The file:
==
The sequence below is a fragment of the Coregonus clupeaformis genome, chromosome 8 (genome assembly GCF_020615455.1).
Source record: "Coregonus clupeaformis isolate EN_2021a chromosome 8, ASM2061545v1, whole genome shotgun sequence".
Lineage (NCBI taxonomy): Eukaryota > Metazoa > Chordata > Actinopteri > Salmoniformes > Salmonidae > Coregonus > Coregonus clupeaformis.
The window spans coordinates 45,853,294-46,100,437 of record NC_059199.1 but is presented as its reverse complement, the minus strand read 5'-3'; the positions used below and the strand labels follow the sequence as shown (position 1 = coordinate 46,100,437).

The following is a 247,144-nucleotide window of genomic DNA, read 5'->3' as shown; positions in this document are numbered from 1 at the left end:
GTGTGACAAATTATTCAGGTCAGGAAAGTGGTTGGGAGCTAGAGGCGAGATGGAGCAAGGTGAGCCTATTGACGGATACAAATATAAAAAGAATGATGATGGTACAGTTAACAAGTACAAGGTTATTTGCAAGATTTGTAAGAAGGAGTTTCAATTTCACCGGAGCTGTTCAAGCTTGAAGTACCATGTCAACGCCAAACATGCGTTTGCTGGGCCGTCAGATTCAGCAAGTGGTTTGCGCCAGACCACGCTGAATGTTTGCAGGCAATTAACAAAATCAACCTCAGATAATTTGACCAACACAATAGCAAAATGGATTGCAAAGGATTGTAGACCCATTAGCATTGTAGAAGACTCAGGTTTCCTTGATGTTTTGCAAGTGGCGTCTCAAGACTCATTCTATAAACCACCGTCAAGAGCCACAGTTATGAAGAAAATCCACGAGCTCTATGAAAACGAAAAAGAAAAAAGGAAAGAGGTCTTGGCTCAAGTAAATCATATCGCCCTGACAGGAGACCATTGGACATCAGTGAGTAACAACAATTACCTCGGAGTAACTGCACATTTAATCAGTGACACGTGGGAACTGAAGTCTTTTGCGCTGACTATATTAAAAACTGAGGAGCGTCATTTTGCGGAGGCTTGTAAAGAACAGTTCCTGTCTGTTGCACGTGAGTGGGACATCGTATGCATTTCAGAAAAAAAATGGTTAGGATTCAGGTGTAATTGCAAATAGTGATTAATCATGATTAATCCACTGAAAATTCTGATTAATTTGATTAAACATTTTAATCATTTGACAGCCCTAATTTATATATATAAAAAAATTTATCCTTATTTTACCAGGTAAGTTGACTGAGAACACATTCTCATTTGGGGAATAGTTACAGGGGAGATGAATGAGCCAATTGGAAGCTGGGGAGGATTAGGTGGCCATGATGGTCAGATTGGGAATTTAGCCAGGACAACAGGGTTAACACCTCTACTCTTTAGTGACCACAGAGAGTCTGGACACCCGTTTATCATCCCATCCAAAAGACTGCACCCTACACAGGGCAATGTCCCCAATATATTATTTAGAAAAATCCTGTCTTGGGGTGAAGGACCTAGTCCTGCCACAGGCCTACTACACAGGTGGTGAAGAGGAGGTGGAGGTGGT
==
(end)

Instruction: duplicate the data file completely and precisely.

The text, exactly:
The sequence below is a fragment of the Coregonus clupeaformis genome, chromosome 8 (genome assembly GCF_020615455.1).
Source record: "Coregonus clupeaformis isolate EN_2021a chromosome 8, ASM2061545v1, whole genome shotgun sequence".
Lineage (NCBI taxonomy): Eukaryota > Metazoa > Chordata > Actinopteri > Salmoniformes > Salmonidae > Coregonus > Coregonus clupeaformis.
The window spans coordinates 45,853,294-46,100,437 of record NC_059199.1 but is presented as its reverse complement, the minus strand read 5'-3'; the positions used below and the strand labels follow the sequence as shown (position 1 = coordinate 46,100,437).

The following is a 247,144-nucleotide window of genomic DNA, read 5'->3' as shown; positions in this document are numbered from 1 at the left end:
GTGTGACAAATTATTCAGGTCAGGAAAGTGGTTGGGAGCTAGAGGCGAGATGGAGCAAGGTGAGCCTATTGACGGATACAAATATAAAAAGAATGATGATGGTACAGTTAACAAGTACAAGGTTATTTGCAAGATTTGTAAGAAGGAGTTTCAATTTCACCGGAGCTGTTCAAGCTTGAAGTACCATGTCAACGCCAAACATGCGTTTGCTGGGCCGTCAGATTCAGCAAGTGGTTTGCGCCAGACCACGCTGAATGTTTGCAGGCAATTAACAAAATCAACCTCAGATAATTTGACCAACACAATAGCAAAATGGATTGCAAAGGATTGTAGACCCATTAGCATTGTAGAAGACTCAGGTTTCCTTGATGTTTTGCAAGTGGCGTCTCAAGACTCATTCTATAAACCACCGTCAAGAGCCACAGTTATGAAGAAAATCCACGAGCTCTATGAAAACGAAAAAGAAAAAAGGAAAGAGGTCTTGGCTCAAGTAAATCATATCGCCCTGACAGGAGACCATTGGACATCAGTGAGTAACAACAATTACCTCGGAGTAACTGCACATTTAATCAGTGACACGTGGGAACTGAAGTCTTTTGCGCTGACTATATTAAAAACTGAGGAGCGTCATTTTGCGGAGGCTTGTAAAGAACAGTTCCTGTCTGTTGCACGTGAGTGGGACATCGTATGCATTTCAGAAAAAAAATGGTTAGGATTCAGGTGTAATTGCAAATAGTGATTAATCATGATTAATCCACTGAAAATTCTGATTAATTTGATTAAACATTTTAATCATTTGACAGCCCTAATTTATATATATAAAAAAATTTATCCTTATTTTACCAGGTAAGTTGACTGAGAACACATTCTCATTTGGGGAATAGTTACAGGGGAGATGAATGAGCCAATTGGAAGCTGGGGAGGATTAGGTGGCCATGATGGTCAGATTGGGAATTTAGCCAGGACAACAGGGTTAACACCTCTACTCTTTAGTGACCACAGAGAGTCTGGACACCCGTTTATCATCCCATCCAAAAGACTGCACCCTACACAGGGCAATGTCCCCAATATATTATTTAGAAAAATCCTGTCTTGGGGTGAAGGACCTAGTCCTGCCACAGGCCTACTACACAGGTGGTGAAGAGGAGGTGGAGGTGGT